Knox County, TN

Knox County, TN – Consulting Biologist, Tom Howe, stands next to a shellbark hickory tree.

Knox County, TN - A 15 acre Knox County property, located in the community of Powell, has been placed under conservation    easement with Foothills. It consists mainly of wetlands and also provides the frontage for a scenic road. The landowner has plans to donate it to the Legacy Parks Foundation with the overall understanding that it will eventually be turned over to the city/county government for a public park.

The Property is essentially an island of habitat amid an urban setting and therefore is an oasis for wildlife. The mature trees and shrubs offer plentiful seasonal food, cavities, nesting sites and cover for most urban wildlife and for migratory and resident birds.  The creek, being a year-round water source, would be an important resource for wildlife including fish, waterfowl, amphibians and aquatic arthropods. There was abundant white-tailed deer sign and some beaver sign observed on the property during an FLC inventory of the flora and fauna.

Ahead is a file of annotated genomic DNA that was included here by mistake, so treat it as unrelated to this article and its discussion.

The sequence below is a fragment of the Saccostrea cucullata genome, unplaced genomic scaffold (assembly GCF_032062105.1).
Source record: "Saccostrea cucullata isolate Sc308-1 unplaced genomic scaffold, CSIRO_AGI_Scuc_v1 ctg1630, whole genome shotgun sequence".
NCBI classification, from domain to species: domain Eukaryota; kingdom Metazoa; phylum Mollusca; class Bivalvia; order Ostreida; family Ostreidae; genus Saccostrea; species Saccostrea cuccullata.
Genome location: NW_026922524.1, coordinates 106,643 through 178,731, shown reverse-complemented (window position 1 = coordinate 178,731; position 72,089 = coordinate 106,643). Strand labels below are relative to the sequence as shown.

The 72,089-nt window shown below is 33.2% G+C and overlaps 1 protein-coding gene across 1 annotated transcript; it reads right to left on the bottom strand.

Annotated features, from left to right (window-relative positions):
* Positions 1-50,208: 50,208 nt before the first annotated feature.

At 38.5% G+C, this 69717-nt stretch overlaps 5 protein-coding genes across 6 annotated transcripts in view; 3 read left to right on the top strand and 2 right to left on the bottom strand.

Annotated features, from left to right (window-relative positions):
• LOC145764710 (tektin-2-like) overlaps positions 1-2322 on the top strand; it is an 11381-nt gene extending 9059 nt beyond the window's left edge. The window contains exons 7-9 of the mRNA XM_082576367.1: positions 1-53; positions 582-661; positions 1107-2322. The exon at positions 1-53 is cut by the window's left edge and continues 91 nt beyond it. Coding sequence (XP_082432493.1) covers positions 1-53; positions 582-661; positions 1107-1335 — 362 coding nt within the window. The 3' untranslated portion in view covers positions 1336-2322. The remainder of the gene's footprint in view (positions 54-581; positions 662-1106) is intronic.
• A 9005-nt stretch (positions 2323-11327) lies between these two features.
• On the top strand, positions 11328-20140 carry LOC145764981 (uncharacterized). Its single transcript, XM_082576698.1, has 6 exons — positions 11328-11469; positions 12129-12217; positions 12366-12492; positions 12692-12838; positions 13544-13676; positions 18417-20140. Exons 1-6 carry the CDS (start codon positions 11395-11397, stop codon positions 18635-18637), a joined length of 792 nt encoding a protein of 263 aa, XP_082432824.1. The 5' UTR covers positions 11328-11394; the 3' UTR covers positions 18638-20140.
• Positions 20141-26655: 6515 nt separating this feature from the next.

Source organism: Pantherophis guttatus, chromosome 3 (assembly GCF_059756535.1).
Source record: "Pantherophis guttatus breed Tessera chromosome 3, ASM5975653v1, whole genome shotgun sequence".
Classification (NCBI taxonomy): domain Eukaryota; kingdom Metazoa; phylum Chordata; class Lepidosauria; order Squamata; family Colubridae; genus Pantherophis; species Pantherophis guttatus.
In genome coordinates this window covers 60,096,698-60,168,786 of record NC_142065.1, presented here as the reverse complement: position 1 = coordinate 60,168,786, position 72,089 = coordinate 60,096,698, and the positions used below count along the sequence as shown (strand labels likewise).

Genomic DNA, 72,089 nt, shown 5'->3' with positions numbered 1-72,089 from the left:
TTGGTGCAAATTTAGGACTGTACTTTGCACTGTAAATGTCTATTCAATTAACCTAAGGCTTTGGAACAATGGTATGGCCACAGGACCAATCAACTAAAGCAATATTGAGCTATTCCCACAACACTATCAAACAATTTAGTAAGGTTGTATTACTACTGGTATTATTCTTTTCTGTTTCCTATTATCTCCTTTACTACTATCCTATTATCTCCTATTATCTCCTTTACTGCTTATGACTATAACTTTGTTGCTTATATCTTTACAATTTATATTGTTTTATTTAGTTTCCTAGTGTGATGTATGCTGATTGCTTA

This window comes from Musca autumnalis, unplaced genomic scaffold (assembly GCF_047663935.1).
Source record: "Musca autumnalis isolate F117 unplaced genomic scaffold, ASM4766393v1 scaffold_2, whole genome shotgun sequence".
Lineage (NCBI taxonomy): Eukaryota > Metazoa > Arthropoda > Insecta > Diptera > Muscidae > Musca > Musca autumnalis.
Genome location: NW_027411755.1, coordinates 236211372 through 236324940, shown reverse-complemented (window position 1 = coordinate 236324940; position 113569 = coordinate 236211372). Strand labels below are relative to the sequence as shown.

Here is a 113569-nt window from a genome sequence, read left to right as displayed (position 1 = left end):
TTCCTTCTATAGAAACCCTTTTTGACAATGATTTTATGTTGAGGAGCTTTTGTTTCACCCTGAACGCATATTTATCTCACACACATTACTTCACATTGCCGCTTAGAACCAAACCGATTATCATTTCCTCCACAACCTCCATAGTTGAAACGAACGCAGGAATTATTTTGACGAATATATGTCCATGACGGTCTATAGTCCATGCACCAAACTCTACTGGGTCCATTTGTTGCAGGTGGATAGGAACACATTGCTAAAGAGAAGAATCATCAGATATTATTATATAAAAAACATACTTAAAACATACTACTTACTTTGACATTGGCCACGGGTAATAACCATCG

Rural Resources - Greene Co., TN

Picture of Rural Resources farm in Greene County, TN

Greene County, TN – A 15.17 acre tract in Greene County, belonging to the non-profit group, Rural Resources, has been preserved through a conservation easement agreement with FLC. The property was formerly owned by the Childress family. The Childresses established the organization in response to the rapid loss of farmland they observed and desired their four-generation farm and others to be preserved.   Rural Resources is dedicated to the education and training of youth in environmentally sound farming practices and teaching them to run a farm or food related business. The organization plans to continue utilizing the property in a manner that allows for sustainable agricultural practices and supports educating the community for an agrarian way of life into the future.